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Christian love in politics

Remember who you are as you conduct yourself during this political season.

Even though this is about politics, I’m not going to tell you who to vote for or try to convince you that Jesus would be supporting a particular side. But I want to offer some thoughts about attitudes during election times.

Here’s an example of some things that trouble me. You see a post on social media from a friend whose reputation within the church is one that the apostle Paul himself would commend: church council member, Sunday school teacher, someone freely giving his or her time and talents to further God’s work on earth. And yet, this person shares a video that shows a politician in a less-than-flattering, possibly slanderous, light. Maybe the message of the video is true—it’s hard to tell these days. Maybe it’s only edited to be inflammatory. In either case the video demonstrates how awful the politician is and how we should “wake up” to the truth. The end justifies the means, right?

And then what about the reports about those in authority or seeking office actively working to do us harm? Those posts suggest that God-fearing, law-abiding Americans have been lied to on a massive scale. Are we doing God’s work by spreading this on social media?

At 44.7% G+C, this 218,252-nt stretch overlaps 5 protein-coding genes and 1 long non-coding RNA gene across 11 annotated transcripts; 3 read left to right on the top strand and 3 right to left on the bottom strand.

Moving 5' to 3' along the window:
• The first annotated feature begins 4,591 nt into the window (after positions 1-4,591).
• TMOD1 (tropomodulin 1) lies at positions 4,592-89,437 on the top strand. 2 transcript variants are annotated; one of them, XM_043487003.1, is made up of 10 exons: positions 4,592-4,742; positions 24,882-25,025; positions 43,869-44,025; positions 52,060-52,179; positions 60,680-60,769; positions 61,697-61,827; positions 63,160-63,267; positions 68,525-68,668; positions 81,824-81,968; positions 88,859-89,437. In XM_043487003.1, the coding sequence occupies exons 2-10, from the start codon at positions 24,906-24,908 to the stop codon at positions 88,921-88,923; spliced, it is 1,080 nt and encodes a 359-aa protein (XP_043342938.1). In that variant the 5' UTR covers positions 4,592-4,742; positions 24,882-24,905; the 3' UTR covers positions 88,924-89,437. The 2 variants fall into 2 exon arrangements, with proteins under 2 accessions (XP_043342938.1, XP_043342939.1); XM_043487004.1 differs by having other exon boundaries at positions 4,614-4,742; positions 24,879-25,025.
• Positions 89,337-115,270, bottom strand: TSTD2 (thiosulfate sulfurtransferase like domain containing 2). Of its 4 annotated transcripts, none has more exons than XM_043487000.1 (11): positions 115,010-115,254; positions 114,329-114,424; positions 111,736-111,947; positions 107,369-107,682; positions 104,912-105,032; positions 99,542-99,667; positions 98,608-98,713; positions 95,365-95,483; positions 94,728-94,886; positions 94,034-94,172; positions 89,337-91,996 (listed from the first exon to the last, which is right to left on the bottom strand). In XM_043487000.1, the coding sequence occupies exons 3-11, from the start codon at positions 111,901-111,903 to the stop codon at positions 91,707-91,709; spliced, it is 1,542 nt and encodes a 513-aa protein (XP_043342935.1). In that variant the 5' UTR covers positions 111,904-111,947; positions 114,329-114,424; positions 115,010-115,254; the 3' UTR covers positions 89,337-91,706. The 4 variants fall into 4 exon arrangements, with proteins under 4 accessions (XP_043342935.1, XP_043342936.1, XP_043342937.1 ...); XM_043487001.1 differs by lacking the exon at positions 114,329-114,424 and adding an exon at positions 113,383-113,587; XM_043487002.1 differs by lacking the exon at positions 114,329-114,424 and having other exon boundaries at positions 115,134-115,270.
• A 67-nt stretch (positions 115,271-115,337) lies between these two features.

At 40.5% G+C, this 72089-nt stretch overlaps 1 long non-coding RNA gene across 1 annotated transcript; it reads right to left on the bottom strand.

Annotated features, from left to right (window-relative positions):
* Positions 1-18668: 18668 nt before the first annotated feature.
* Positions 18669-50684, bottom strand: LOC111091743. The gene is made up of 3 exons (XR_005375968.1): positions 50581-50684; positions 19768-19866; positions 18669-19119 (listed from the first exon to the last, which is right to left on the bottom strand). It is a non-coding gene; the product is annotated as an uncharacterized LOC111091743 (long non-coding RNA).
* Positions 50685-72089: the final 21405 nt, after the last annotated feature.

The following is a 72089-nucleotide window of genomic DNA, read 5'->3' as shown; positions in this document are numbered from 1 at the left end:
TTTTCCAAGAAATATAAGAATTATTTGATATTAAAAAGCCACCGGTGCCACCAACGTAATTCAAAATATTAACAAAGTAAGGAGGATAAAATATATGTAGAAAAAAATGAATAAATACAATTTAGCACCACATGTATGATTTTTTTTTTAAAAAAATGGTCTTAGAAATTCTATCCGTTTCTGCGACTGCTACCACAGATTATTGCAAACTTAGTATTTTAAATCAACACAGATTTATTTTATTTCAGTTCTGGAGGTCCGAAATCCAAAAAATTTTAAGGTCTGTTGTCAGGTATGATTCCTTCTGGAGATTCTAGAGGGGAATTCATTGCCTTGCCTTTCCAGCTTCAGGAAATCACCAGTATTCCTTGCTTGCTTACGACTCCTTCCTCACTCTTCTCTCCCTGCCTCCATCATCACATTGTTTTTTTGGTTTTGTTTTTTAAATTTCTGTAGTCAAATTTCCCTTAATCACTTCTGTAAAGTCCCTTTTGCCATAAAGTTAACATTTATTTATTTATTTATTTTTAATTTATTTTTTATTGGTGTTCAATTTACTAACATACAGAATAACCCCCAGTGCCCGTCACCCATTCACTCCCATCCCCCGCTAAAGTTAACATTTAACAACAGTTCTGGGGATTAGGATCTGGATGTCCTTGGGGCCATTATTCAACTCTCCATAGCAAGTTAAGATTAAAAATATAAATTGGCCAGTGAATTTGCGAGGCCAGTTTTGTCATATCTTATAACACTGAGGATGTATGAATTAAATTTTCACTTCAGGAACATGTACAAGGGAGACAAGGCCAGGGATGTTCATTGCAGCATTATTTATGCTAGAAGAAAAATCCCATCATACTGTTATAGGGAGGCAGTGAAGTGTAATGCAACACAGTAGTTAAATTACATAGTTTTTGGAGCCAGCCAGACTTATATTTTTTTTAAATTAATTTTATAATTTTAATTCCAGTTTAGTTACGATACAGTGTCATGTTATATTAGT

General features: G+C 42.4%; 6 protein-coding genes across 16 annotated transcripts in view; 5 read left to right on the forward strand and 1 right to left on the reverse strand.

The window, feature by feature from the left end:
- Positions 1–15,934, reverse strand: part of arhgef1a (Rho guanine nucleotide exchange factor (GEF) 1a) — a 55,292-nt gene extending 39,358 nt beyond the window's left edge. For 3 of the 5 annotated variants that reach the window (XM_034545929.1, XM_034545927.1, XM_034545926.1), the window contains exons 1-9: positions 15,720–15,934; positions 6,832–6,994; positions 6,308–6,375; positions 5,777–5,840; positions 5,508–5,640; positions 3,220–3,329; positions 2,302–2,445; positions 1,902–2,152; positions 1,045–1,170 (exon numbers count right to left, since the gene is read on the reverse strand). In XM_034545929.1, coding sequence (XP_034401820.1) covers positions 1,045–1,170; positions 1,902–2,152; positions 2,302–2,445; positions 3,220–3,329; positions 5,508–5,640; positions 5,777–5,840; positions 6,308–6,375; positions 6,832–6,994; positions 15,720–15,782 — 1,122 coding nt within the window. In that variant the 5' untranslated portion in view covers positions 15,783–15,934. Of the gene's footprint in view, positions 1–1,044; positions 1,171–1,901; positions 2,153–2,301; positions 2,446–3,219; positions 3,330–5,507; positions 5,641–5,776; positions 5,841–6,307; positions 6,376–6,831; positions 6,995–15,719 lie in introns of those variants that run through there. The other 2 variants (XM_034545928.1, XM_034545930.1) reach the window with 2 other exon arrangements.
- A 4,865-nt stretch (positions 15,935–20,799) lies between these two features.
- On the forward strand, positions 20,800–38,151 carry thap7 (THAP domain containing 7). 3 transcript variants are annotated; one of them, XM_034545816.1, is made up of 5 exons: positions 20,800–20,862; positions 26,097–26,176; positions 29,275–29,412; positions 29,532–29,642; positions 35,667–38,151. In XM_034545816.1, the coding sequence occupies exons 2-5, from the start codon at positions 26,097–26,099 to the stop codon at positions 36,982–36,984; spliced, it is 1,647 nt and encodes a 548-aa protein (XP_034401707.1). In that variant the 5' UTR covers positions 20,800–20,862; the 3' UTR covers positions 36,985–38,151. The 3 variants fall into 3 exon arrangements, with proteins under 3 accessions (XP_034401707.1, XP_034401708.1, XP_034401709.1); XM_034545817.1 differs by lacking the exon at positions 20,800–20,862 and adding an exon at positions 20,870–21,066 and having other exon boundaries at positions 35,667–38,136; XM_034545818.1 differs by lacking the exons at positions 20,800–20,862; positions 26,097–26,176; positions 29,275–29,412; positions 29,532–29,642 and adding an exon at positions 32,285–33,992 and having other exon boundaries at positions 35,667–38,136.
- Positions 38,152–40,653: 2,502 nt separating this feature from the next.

There’s another way. God, through the apostle Paul in his letter to the Corinthians, is abundantly clear on how we should act in these very situations. For a little refresher: the church in Corinth was troubled with internal divisive arguments. Factions were emerging. Sound familiar?

Christian love means we conduct ourselves in a manner worthy of the gospel of Christ.

So let us use those Scripture verses as we reflect on our actions as Christians in politics: “Love is patient, love is kind. It does not envy, it does not boast, it is not proud. It does not dishonor others, it is not self-seeking, it is not easily angered, it keeps no record of wrongs. Love does not delight in evil but rejoices with the truth” (1 Corinthians 13:4-6).

  • Christian love means we are skeptical of biased reports that condemn the “other” side, and we do not perpetuate malicious stories that our itching ears want to hear.
  • Christian love means we are ready to believe the best about others while carefully evaluating everything. We remember the plank in our own eye while we notice the speck in another’s.
  • Christian love means we are ready to respect others and make rational judgments while still loving those who think differently.
  • Christian love means we conduct ourselves in a manner worthy of the gospel of Christ, and we do not use our First Amendment right as Americans as an excuse to defame others or spread hate. That’s hypocrisy and does not go unnoticed.

And so Christian friends, as Americans living in this election season, I urge you to fix your hearts and minds on the higher love of Christ and remember the words of Luther’s explanation of the Eighth Commandment: “We should fear and love God that we do not tell lies about our neighbor, betray him, or give him a bad name, but defend him, speak well of him, and take his words and actions in the kindest possible way.”

What a blessing it is to discuss politics freely in our country! But what good is it to gain earthly political power, only to tear down and alienate other members in the body of Christ who hold different opinions? Do we hold our rights as Americans so sacred that we have forgotten our citizenship is in heaven and we are disciples of Jesus?

Author: Bethany Siegel
Volume 107, Number 11
Issue: November 2020

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